What is hepatitis?
Hepatitis refers to an inflammatory condition of the liver. It’s commonly caused by a viral infection, but there are other possible causes of hepatitis. These include autoimmune hepatitis and hepatitis that occurs as a secondary result of medications, drugs, toxins, and alcohol. Autoimmune hepatitis is a disease that occurs when your body makes antibodies against your liver tissue.
The 5 types of viral hepatitis
Viral infections of the liver that are classified as hepatitis include hepatitis A, B, C, D, and E. A different virus is responsible for each type of virally transmitted hepatitis.
Hepatitis A is caused by an infection with the hepatitis A virus (HAV). This type of hepatitis is most commonly transmitted by consuming food or water contaminated by feces from a person infected with hepatitis A.
Hepatitis B is transmitted through contact with infectious body fluids, such as blood, vaginal secretions, or semen, containing the hepatitis B virus (HBV). Injection drug use, having sex with an infected partner, or sharing razors with an infected person increase your risk of getting hepatitis B.
Hepatitis C comes from the hepatitis C virus (HCV). Hepatitis C is transmitted through direct contact with infected body fluids, typically through injection drug use and sexual contact.
Also called delta hepatitis, hepatitis D is a serious liver disease caused by the hepatitis D virus (HDV). HDV is contracted through direct contact with infected blood. Hepatitis D is a rare form of hepatitis that only occurs in conjunction with hepatitis B infection. The hepatitis D virus can’t multiply without the presence of hepatitis B.
Hepatitis E is a waterborne disease caused by the hepatitis E virus (HEV). Hepatitis E is mainly found in areas with poor sanitation and typically results from ingesting fecal matter that contaminates the water supply.
Common Symptoms of Hepatitis :
Signs and symptoms of acute hepatitis appear quickly. They include:
- Flu-like symptoms
- Dark urine
- Pale stool
- Abdominal pain
- Loss of appetite
- Unexplained weight loss
- Yellow skin and eyes, which may be signs of jaundice
How hepatitis is diagnosed :
- History and physical exam
- Liver function tests
- Other blood tests
- Liver biopsy
How hepatitis is treated :
- Hepatitis A usually doesn’t require treatment because it’s a short-term illness. Bed rest may be recommended if symptoms cause a great deal of discomfort. If you experience vomiting or diarrhea, follow your doctor’s orders for hydration and nutrition.
- Acute hepatitis B doesn’t require specific treatment. Chronic hepatitis B is treated with antiviral medications.
- Antiviral medications are used to treat both acute and chronic forms of hepatitis C. People who develop chronic hepatitis C are typically treated with a combination of antiviral drug therapies.
- No antiviral medications exist for the treatment of hepatitis D at this time. Hepatitis D can be prevented by getting the vaccination for hepatitis B, as infection with hepatitis B is necessary for hepatitis D to develop.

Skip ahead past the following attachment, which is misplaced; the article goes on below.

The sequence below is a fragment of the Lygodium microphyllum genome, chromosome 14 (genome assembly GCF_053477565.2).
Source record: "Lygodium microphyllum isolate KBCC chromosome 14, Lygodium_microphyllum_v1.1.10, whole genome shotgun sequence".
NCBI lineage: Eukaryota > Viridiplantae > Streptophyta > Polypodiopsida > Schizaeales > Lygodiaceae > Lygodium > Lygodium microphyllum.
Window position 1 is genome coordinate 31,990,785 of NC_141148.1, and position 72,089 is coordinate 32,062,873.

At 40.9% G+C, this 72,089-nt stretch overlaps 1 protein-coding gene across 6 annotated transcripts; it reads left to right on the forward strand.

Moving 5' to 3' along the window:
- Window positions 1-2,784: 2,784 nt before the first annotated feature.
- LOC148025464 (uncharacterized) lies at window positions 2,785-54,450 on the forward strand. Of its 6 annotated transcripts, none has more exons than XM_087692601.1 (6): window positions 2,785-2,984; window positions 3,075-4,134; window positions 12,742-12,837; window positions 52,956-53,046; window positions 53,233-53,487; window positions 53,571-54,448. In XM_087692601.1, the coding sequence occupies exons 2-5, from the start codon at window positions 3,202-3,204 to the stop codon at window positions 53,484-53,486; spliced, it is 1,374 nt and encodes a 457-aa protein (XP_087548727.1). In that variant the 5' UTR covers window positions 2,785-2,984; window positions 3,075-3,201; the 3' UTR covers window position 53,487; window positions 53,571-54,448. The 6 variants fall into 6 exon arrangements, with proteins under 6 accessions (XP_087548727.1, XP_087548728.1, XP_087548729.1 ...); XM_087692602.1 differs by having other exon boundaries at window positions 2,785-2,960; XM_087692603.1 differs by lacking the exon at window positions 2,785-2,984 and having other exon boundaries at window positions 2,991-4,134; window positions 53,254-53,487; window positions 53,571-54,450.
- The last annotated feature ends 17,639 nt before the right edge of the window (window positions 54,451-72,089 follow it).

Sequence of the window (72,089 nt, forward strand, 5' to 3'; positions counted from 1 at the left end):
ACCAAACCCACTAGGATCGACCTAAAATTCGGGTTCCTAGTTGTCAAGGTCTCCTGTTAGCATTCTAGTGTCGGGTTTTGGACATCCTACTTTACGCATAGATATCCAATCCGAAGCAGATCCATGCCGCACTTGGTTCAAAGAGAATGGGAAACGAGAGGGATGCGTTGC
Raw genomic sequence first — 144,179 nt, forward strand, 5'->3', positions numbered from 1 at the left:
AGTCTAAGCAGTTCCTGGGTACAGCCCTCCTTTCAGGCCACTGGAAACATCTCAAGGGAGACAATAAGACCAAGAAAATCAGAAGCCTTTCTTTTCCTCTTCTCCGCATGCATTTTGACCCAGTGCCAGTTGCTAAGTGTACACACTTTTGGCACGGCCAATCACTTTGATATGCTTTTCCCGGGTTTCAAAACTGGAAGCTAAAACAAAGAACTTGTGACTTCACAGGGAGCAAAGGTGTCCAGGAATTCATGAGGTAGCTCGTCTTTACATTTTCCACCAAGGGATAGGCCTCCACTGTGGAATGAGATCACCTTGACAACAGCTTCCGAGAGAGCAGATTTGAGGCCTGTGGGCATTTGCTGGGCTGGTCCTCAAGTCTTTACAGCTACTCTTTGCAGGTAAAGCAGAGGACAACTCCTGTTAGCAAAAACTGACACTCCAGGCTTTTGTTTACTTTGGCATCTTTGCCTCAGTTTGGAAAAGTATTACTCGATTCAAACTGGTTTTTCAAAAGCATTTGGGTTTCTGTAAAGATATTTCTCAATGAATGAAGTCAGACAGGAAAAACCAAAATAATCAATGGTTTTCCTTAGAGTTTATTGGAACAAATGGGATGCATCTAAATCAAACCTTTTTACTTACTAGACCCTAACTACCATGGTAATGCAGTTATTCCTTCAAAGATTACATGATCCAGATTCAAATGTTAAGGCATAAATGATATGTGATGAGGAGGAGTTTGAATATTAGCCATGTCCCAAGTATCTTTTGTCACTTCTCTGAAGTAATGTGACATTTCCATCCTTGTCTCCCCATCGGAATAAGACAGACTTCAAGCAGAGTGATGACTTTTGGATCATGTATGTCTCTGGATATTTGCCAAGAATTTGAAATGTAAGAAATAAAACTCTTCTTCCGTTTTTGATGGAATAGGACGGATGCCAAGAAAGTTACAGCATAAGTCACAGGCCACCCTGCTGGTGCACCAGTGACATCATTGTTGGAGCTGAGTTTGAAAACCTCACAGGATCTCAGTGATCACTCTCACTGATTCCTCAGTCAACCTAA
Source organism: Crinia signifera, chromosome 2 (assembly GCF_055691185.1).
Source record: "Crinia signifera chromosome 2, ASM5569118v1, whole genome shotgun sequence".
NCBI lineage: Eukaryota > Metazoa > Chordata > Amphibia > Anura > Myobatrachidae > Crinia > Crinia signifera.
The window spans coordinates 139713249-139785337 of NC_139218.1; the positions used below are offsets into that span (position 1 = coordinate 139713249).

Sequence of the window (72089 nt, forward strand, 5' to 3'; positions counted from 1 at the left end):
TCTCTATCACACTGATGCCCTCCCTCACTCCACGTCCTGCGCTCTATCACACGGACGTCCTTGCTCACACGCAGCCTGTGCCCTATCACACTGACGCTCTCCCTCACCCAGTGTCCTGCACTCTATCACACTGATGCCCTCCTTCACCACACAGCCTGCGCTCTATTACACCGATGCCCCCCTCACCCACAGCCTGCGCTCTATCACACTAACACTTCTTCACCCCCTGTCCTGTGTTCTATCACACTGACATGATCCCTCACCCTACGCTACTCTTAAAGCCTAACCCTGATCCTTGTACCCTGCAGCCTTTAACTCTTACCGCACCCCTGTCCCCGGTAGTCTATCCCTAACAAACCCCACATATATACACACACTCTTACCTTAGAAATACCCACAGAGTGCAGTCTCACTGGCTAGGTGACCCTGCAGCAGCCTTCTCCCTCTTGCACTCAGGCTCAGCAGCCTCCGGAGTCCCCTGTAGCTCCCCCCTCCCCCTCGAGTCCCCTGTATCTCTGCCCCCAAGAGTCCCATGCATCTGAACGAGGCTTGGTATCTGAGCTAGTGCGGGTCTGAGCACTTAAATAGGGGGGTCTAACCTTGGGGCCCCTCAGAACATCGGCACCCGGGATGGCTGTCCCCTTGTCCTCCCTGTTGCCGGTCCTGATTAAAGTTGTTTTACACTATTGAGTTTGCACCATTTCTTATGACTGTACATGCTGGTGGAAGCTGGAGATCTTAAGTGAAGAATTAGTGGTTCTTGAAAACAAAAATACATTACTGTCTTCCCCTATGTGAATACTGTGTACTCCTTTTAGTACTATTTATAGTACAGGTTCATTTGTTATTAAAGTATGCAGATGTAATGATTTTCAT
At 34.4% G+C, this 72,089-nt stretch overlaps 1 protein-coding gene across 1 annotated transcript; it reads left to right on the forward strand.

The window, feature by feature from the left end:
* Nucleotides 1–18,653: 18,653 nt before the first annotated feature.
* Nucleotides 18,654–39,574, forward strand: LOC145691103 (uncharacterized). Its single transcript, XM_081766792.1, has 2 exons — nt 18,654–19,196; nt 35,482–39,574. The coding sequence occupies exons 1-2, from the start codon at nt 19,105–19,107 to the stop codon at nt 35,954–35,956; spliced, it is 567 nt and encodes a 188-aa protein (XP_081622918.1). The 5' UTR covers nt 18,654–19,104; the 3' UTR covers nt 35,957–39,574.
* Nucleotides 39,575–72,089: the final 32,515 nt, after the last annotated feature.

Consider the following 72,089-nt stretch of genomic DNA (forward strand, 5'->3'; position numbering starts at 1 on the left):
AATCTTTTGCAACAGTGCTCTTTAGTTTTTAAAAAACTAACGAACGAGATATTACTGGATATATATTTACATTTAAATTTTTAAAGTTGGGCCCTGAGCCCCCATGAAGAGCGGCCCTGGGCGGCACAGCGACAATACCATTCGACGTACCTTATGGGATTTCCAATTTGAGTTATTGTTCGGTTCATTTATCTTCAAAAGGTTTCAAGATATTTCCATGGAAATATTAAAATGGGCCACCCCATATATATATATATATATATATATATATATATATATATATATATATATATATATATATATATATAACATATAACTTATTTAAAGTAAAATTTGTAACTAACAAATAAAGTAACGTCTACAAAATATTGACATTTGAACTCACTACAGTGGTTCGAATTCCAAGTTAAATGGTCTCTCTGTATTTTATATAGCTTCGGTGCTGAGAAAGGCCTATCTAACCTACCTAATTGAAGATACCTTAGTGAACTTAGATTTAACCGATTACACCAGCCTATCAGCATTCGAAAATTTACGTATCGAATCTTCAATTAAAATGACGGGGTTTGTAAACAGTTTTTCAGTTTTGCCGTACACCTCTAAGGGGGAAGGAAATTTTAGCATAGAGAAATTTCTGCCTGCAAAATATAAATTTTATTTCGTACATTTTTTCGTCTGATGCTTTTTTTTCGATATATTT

- Currently, no specific medical therapies are available to treat hepatitis E. Because the infection is often acute, it typically resolves on its own.
- Hepatitis A
Immunization of children (1-18 years of age) consists of two or three doses of the vaccine. Adults need a booster dose six to 12 months following the initial dose of vaccine. The vaccine is thought to be effective for 15–20 years or more.
- Hepatitis B
Safe and effective vaccines provide protection against hepatitis B for 15 years and possibly much longer. Currently, the Centre for Disease Control and Prevention recommends that all new-borns and individuals up to 18 years of age and adult participating at risk of infection be vaccinated. Three injections over a six to 12 month period are required to provide full protection.
- In General:
- Wash your hands after going to the bathroom and before fixing food or eating.
- Use latex condoms, which may lower the risk of transmission.
- Avoid tap water when traveling to certain countries or regions. Ask your doctor about risks before you travel or call the Centres for Disease Control and Prevention at 877-FYI-TRIP.
- Don’t share drug needles.
- Don’t share personal items—such as toothbrushes, razors and nail clippers—with an infected person.
Complications of hepatitis :
Chronic hepatitis B or C can often lead to more serious health problems. Because the virus affects the liver, people with chronic hepatitis B or C are at risk for:
- Chronic liver disease
- Liver cancer
When your liver stops functioning normally, liver failure can occur. Complications of liver failure include:
- Bleeding disorders
- A build up of fluid in your abdomen, known as ascites
- Increased blood pressure in portal veins that enter your liver, known as portal hypertension
- Kidney failure
- Hepatic encephalopathy, which can involve fatigue, memory loss, and diminished mental abilities due to the build up of toxins, like ammonia, that affect brain function
- Hepatocellular carcinoma, which is a form of liver cancer
Blog Post Written By : Dr Abhinash Kumar, MD, DM (Gastroenterology)